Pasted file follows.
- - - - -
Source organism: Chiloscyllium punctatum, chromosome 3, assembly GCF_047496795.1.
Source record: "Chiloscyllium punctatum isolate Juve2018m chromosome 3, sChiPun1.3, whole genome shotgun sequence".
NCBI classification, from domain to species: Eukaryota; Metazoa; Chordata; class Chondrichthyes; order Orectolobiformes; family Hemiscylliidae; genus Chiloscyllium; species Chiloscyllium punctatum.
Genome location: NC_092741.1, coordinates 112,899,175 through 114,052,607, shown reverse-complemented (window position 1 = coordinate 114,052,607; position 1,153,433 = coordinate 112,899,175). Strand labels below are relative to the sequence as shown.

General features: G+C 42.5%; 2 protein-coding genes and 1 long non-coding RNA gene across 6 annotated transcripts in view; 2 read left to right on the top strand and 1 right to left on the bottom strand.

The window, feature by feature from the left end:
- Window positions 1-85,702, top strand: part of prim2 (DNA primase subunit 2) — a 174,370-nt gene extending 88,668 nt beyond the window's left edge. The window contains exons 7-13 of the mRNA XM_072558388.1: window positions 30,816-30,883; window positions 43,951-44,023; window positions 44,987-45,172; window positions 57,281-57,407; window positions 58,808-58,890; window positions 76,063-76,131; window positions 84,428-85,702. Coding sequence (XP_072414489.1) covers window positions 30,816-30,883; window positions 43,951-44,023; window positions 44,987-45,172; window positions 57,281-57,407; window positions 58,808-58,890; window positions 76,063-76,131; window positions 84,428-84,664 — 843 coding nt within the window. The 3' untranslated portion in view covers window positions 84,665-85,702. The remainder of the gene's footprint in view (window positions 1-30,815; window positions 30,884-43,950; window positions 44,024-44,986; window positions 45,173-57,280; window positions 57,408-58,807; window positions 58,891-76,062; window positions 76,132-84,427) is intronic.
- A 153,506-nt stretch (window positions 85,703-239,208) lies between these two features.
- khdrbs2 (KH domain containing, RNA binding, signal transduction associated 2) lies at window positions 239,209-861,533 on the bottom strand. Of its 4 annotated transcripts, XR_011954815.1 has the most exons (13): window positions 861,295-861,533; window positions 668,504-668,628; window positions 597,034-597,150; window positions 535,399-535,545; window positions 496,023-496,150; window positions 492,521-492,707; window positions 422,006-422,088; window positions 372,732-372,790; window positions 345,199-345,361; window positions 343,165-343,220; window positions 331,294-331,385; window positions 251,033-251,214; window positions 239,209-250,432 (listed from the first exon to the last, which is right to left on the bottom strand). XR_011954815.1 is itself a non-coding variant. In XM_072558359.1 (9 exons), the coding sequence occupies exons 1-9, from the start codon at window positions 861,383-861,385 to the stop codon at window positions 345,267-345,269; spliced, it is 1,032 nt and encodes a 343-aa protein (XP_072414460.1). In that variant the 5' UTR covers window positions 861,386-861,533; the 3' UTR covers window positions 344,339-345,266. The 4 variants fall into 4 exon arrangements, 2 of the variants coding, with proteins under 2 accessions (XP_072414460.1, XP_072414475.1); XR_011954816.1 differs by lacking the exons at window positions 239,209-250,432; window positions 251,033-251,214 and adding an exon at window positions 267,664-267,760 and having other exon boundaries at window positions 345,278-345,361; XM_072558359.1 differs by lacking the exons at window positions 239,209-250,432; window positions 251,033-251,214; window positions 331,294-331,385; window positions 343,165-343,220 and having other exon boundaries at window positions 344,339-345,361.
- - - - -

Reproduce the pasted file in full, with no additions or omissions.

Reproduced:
Source organism: Chiloscyllium punctatum, chromosome 3, assembly GCF_047496795.1.
Source record: "Chiloscyllium punctatum isolate Juve2018m chromosome 3, sChiPun1.3, whole genome shotgun sequence".
NCBI classification, from domain to species: Eukaryota; Metazoa; Chordata; class Chondrichthyes; order Orectolobiformes; family Hemiscylliidae; genus Chiloscyllium; species Chiloscyllium punctatum.
Genome location: NC_092741.1, coordinates 112,899,175 through 114,052,607, shown reverse-complemented (window position 1 = coordinate 114,052,607; position 1,153,433 = coordinate 112,899,175). Strand labels below are relative to the sequence as shown.

General features: G+C 42.5%; 2 protein-coding genes and 1 long non-coding RNA gene across 6 annotated transcripts in view; 2 read left to right on the top strand and 1 right to left on the bottom strand.

The window, feature by feature from the left end:
- Window positions 1-85,702, top strand: part of prim2 (DNA primase subunit 2) — a 174,370-nt gene extending 88,668 nt beyond the window's left edge. The window contains exons 7-13 of the mRNA XM_072558388.1: window positions 30,816-30,883; window positions 43,951-44,023; window positions 44,987-45,172; window positions 57,281-57,407; window positions 58,808-58,890; window positions 76,063-76,131; window positions 84,428-85,702. Coding sequence (XP_072414489.1) covers window positions 30,816-30,883; window positions 43,951-44,023; window positions 44,987-45,172; window positions 57,281-57,407; window positions 58,808-58,890; window positions 76,063-76,131; window positions 84,428-84,664 — 843 coding nt within the window. The 3' untranslated portion in view covers window positions 84,665-85,702. The remainder of the gene's footprint in view (window positions 1-30,815; window positions 30,884-43,950; window positions 44,024-44,986; window positions 45,173-57,280; window positions 57,408-58,807; window positions 58,891-76,062; window positions 76,132-84,427) is intronic.
- A 153,506-nt stretch (window positions 85,703-239,208) lies between these two features.
- khdrbs2 (KH domain containing, RNA binding, signal transduction associated 2) lies at window positions 239,209-861,533 on the bottom strand. Of its 4 annotated transcripts, XR_011954815.1 has the most exons (13): window positions 861,295-861,533; window positions 668,504-668,628; window positions 597,034-597,150; window positions 535,399-535,545; window positions 496,023-496,150; window positions 492,521-492,707; window positions 422,006-422,088; window positions 372,732-372,790; window positions 345,199-345,361; window positions 343,165-343,220; window positions 331,294-331,385; window positions 251,033-251,214; window positions 239,209-250,432 (listed from the first exon to the last, which is right to left on the bottom strand). XR_011954815.1 is itself a non-coding variant. In XM_072558359.1 (9 exons), the coding sequence occupies exons 1-9, from the start codon at window positions 861,383-861,385 to the stop codon at window positions 345,267-345,269; spliced, it is 1,032 nt and encodes a 343-aa protein (XP_072414460.1). In that variant the 5' UTR covers window positions 861,386-861,533; the 3' UTR covers window positions 344,339-345,266. The 4 variants fall into 4 exon arrangements, 2 of the variants coding, with proteins under 2 accessions (XP_072414460.1, XP_072414475.1); XR_011954816.1 differs by lacking the exons at window positions 239,209-250,432; window positions 251,033-251,214 and adding an exon at window positions 267,664-267,760 and having other exon boundaries at window positions 345,278-345,361; XM_072558359.1 differs by lacking the exons at window positions 239,209-250,432; window positions 251,033-251,214; window positions 331,294-331,385; window positions 343,165-343,220 and having other exon boundaries at window positions 344,339-345,361.